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DOE Delays Tougher Energy Conservation Standards for Ceiling Fans, Test Procedures for Other Products

The U.S. Department of Energy has postponed from 21 March to 30 September the effective date of a final rule imposing tougher energy conservation standards for ceiling fans. However, compliance with this final rule is still only required for covered products manufactured in or imported into the United State on and after 21 January 2020.

The Energy Policy and Conservation Act defines a ceiling fan as a non-portable device suspended from a ceiling for circulating air via the rotation of fan blades. Included in the coverage of the new standards are hugger fans (set flush to the ceiling) and fans capable of producing large volumes of airflow. Excluded are belt-driven ceiling fans, centrifugal ceiling fans, oscillating ceiling fans, ceiling fans whose blades’ plane of rotation cannot be within 45 degrees of horizontal, or highly decorative fans.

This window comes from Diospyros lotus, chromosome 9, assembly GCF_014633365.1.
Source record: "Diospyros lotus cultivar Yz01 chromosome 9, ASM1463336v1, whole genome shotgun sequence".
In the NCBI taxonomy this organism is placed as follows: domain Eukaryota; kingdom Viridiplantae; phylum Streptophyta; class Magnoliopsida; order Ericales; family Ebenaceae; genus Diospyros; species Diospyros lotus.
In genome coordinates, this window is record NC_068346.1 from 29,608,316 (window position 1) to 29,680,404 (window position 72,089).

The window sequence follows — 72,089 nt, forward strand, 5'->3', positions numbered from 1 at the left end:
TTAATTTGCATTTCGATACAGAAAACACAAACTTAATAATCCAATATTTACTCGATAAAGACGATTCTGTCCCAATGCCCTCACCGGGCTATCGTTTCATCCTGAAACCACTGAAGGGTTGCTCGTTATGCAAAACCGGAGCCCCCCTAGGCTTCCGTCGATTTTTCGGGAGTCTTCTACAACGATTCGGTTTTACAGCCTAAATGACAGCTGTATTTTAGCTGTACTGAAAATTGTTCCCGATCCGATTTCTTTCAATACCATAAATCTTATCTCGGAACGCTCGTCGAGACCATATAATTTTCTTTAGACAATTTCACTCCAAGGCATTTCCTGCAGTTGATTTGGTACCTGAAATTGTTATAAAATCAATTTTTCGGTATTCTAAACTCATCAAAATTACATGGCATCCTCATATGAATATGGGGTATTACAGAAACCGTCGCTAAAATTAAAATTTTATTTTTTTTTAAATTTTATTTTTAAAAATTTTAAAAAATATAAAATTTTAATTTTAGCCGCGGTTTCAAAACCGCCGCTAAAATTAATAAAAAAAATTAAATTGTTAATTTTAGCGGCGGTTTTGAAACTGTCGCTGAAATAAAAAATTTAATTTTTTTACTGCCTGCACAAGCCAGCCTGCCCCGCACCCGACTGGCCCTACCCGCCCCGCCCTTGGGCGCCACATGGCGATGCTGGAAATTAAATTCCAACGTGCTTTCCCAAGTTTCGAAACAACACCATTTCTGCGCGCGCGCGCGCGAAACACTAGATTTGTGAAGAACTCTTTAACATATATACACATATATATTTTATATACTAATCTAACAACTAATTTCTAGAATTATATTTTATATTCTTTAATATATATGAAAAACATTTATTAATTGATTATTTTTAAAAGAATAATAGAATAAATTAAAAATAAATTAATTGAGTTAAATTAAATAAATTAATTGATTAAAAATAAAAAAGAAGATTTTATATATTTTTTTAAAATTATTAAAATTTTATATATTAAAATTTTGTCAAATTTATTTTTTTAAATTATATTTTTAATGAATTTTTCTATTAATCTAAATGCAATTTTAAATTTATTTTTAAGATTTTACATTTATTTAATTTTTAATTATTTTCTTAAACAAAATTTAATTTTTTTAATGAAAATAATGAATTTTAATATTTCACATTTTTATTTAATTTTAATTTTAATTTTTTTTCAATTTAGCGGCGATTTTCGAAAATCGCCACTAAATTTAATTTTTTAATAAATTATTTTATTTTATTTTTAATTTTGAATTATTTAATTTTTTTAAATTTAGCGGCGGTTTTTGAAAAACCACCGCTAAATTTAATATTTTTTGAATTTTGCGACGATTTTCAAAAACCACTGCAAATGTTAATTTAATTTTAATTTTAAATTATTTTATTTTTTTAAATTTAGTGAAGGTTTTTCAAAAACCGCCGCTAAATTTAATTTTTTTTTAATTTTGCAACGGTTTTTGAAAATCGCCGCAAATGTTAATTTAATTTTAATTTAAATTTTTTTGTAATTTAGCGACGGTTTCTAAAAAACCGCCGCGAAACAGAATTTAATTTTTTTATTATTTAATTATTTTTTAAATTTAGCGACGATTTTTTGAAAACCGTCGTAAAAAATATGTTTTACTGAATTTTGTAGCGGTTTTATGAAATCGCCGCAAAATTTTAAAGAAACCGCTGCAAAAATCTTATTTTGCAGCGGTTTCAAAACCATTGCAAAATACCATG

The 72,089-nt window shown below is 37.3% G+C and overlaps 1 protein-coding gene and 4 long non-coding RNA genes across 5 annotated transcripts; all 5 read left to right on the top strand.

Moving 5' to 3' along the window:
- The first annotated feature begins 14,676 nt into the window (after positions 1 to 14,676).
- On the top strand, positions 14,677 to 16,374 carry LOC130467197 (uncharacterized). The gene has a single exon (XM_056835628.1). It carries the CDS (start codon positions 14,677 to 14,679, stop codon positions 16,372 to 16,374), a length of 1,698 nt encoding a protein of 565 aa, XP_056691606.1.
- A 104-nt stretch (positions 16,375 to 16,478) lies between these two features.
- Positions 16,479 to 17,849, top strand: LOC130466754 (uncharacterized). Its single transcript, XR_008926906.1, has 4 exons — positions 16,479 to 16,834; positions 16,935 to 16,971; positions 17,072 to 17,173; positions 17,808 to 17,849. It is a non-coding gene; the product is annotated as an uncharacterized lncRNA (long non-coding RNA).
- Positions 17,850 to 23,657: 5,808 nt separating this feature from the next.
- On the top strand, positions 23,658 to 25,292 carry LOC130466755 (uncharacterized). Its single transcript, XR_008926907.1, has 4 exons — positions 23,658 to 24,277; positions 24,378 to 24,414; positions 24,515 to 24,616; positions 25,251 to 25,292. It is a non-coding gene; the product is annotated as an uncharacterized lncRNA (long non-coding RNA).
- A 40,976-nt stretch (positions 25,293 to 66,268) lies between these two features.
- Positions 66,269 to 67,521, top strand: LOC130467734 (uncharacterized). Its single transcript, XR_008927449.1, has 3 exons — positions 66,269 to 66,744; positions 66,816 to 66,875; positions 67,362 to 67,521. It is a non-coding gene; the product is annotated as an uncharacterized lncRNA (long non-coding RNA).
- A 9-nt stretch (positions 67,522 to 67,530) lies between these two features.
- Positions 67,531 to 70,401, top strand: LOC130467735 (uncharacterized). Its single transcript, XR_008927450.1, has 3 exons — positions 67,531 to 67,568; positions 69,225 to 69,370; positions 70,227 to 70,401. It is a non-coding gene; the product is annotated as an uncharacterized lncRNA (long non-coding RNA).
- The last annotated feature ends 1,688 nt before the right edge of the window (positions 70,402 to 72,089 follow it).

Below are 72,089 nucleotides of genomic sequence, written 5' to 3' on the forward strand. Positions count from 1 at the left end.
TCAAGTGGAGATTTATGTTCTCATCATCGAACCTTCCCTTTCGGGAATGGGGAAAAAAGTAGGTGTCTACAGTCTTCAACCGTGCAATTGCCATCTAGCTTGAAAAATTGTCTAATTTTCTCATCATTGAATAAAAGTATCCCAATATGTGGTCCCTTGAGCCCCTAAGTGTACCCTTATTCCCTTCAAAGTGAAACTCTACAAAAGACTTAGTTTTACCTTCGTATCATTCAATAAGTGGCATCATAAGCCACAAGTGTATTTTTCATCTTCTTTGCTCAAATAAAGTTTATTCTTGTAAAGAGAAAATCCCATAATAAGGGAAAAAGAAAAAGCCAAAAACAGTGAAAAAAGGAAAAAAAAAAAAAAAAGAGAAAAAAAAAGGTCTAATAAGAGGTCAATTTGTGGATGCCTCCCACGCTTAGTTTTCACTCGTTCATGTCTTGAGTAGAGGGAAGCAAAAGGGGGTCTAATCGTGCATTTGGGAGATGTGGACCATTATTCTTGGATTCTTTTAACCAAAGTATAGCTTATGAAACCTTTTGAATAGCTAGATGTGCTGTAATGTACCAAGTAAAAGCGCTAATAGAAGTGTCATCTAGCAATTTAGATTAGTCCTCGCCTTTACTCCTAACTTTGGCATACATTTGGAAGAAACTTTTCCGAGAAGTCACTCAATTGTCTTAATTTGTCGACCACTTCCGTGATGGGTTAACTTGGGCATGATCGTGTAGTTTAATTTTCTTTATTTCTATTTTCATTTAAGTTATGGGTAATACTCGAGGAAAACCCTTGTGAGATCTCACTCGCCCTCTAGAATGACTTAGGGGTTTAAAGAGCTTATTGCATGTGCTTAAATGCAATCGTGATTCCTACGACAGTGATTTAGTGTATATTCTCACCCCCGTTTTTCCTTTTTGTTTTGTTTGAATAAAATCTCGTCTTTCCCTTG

The DOE has also further postponed the effective dates of the following rules, as indicated below.

  • a final rule establishing energy test procedures for certain varieties of compressors – effective date delayed from 21 March to 3 July
  • a final rule establishing energy test procedures for certain walk-in cooler and freezer components – effective date delayed from 21 March to 26 June
  • a final rule amending the energy test procedures for central air conditioners and heat pumps – effective date delayed from 21 March to 3 July
Content provided by Picture: HKTDC Research
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